Diamond Color Grade

Written by Jason on . 6 Comments

Finding Your Desired Diamond Color Grade

When purchasing a diamond, the general rule of thumb is to buy a diamond with the least amount of color as your budget allows. Diamonds are divided into 5 general categories, or diamond color grades, ranging from “Colorless” to “Light Yellow”. Each category is made up of a series of color grades, represented by a lettering system from D to Z. The letter represents the amount of color present in each diamond when graded by a gemologist.

diamond color grade, colorless diamond, yellow diamond


Colorless Diamonds (D-F)

Diamonds in the colorless range are the most valuable as they are the most rare in nature. Diamonds with D/E color are completely colorless whereas F color diamonds show a minute trace of color, detectable only to a trained gemologist. To an average person, an F color diamond will look identical to a D color diamond.

Near Colorless Diamonds (G-J):

Like their counterpart, Near Colorless (or “face white”) diamonds appear colorless when viewed from the table (face up position). It is only when viewed from the pavilion (face down position) do these diamonds show a slight amount of color against a white background. The slight tint of color is masked by the brilliance when viewed through the table. As diamonds are mounted placed in a setting face up, to an untrained eye, a near colorless diamond will appear identical to a colorless diamond. Near colorless diamonds offer superb value for your money.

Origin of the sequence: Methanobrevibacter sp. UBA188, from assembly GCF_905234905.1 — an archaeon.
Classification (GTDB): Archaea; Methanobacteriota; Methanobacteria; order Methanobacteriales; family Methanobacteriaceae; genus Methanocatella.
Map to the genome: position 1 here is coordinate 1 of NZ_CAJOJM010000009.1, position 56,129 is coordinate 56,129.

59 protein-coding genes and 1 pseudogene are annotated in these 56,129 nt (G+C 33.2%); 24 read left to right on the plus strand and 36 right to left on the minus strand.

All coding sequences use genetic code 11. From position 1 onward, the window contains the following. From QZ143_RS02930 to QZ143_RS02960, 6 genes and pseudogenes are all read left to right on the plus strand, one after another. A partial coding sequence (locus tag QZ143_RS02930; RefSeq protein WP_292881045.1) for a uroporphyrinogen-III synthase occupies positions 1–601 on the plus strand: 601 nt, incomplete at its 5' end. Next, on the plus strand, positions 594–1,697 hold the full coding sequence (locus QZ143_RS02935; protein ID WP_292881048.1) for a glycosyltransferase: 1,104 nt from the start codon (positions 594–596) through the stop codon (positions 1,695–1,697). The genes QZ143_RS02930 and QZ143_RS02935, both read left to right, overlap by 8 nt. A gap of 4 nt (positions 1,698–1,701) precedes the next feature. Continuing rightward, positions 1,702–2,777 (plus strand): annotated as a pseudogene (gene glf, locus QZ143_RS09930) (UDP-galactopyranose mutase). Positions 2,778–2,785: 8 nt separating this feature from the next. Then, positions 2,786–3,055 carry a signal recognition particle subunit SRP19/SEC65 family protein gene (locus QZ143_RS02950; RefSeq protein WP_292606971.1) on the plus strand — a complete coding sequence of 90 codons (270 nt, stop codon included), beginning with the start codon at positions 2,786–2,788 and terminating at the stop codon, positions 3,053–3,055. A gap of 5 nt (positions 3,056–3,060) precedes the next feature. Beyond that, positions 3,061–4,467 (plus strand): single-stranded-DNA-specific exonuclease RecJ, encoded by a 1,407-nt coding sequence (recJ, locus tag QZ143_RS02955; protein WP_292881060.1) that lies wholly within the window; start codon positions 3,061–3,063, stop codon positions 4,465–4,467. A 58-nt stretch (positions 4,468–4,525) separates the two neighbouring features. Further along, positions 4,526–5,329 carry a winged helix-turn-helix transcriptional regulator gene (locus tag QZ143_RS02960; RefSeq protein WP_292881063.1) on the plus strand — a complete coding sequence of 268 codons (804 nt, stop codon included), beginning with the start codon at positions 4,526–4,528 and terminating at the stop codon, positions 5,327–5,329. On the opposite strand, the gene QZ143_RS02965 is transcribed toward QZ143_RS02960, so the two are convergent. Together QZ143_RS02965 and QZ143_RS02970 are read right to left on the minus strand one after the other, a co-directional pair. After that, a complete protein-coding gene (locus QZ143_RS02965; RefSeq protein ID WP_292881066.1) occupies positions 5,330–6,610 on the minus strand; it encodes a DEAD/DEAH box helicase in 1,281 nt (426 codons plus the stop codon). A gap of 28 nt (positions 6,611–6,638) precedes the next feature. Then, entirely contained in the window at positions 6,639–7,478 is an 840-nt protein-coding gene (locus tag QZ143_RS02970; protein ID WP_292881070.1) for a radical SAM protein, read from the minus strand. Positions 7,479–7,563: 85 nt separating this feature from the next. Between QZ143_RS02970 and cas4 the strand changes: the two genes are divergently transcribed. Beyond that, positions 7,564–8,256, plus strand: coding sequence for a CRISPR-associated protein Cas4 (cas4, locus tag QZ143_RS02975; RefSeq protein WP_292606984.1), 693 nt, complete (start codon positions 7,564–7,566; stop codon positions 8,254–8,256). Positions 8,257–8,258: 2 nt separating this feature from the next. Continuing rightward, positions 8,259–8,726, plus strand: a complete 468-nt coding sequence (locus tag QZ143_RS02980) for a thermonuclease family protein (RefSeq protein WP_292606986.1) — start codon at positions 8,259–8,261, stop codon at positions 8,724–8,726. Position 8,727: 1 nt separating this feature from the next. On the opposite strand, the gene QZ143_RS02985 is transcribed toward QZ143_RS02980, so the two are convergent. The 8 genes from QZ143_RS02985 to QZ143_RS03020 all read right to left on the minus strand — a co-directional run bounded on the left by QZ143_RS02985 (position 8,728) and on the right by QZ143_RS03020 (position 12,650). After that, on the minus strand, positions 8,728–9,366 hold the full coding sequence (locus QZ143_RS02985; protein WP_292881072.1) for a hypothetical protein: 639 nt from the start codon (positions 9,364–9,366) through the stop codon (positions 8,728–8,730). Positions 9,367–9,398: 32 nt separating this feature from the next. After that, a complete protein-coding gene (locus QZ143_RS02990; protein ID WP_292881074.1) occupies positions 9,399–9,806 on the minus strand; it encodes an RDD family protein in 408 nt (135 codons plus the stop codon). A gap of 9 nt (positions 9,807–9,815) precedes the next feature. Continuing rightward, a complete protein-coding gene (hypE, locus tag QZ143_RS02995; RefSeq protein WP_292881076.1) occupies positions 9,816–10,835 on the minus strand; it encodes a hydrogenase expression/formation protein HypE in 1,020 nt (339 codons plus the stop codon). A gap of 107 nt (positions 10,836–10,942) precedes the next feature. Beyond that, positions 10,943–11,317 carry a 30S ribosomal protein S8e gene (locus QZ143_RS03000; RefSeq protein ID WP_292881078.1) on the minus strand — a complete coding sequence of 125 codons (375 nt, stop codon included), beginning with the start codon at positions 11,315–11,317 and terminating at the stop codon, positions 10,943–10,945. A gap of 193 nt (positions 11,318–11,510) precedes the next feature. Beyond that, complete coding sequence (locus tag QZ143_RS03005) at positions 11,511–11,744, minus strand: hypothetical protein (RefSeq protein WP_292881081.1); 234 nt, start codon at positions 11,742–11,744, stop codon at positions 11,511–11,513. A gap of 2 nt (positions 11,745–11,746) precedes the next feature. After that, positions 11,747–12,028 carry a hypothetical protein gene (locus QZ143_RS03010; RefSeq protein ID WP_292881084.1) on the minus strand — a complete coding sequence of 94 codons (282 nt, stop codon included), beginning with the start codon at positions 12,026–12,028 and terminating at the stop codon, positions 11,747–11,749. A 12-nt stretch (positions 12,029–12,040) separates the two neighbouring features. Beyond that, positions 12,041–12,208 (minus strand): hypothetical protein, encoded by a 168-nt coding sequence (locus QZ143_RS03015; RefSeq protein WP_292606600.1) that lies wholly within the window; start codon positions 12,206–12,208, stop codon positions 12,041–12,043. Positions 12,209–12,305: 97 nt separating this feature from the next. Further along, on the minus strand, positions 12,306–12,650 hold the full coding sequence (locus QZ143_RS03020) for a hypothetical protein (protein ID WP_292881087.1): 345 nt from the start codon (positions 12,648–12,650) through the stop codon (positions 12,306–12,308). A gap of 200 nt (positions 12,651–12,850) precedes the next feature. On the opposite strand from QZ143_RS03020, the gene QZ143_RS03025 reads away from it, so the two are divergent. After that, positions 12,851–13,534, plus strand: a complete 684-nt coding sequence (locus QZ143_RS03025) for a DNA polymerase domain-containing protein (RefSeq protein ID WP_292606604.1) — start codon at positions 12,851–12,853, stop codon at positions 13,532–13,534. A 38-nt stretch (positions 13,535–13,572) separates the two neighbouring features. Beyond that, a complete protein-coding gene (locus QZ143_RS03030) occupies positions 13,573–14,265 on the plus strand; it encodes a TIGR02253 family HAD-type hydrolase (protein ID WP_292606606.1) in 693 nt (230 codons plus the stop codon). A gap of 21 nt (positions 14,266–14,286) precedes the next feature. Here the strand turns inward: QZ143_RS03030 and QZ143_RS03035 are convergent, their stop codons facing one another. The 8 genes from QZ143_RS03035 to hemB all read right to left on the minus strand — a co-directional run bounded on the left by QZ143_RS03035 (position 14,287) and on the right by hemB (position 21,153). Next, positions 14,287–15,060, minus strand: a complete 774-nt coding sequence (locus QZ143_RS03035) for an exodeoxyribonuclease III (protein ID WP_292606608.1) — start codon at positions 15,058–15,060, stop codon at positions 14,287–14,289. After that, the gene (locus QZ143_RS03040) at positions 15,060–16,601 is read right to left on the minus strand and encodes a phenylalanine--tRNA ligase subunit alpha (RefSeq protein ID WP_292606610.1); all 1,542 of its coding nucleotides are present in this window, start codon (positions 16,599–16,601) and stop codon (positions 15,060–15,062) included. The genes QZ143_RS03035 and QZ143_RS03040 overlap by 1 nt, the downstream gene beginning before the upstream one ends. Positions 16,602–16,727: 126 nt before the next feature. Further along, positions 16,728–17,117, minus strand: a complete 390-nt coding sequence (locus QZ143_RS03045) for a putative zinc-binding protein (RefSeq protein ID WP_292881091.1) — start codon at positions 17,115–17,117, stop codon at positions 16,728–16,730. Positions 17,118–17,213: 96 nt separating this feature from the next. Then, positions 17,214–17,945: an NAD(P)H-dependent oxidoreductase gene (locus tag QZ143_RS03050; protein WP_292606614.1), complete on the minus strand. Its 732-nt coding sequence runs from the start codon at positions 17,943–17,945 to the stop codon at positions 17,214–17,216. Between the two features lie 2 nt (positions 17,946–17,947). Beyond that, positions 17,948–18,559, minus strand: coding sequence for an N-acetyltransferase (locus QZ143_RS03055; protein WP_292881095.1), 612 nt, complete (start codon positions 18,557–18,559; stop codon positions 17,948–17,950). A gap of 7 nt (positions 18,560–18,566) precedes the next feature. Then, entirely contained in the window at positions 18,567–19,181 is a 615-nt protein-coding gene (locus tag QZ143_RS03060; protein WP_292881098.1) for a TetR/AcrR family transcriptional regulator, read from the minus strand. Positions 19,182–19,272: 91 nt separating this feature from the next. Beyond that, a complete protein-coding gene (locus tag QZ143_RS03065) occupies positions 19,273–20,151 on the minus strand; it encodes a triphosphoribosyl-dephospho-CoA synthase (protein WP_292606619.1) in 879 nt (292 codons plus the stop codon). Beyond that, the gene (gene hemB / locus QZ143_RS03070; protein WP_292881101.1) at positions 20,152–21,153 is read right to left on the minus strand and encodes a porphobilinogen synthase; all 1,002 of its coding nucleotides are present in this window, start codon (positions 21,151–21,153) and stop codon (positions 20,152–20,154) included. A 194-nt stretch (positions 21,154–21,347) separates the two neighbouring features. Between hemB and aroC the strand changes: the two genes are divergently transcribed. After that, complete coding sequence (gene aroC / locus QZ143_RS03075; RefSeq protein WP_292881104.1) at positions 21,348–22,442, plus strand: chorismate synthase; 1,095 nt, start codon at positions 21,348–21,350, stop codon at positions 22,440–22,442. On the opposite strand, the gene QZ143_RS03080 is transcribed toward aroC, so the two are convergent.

These photos of real diamonds from Brian Gavin’s Signature Line illustrate each colour grade. Notice that the colourless and near colourless range appears identical (when when enlarged). This insight is the key to saving money.
Clicking on any image will bring up the actual stone with available 360 view.

D Color Brian Gavin Signature DiamondD Color

E Color Brian Gavin Signature DiamondE Color

F Color Brian Gavin Signature DiamondF Color

Colourless Diamond Range (D – F)

The high end of the colour scale with diamonds exhibiting a clear, sometimes icy look with no absolutely no warmth. Diamonds at this end of the colour scale cost the most.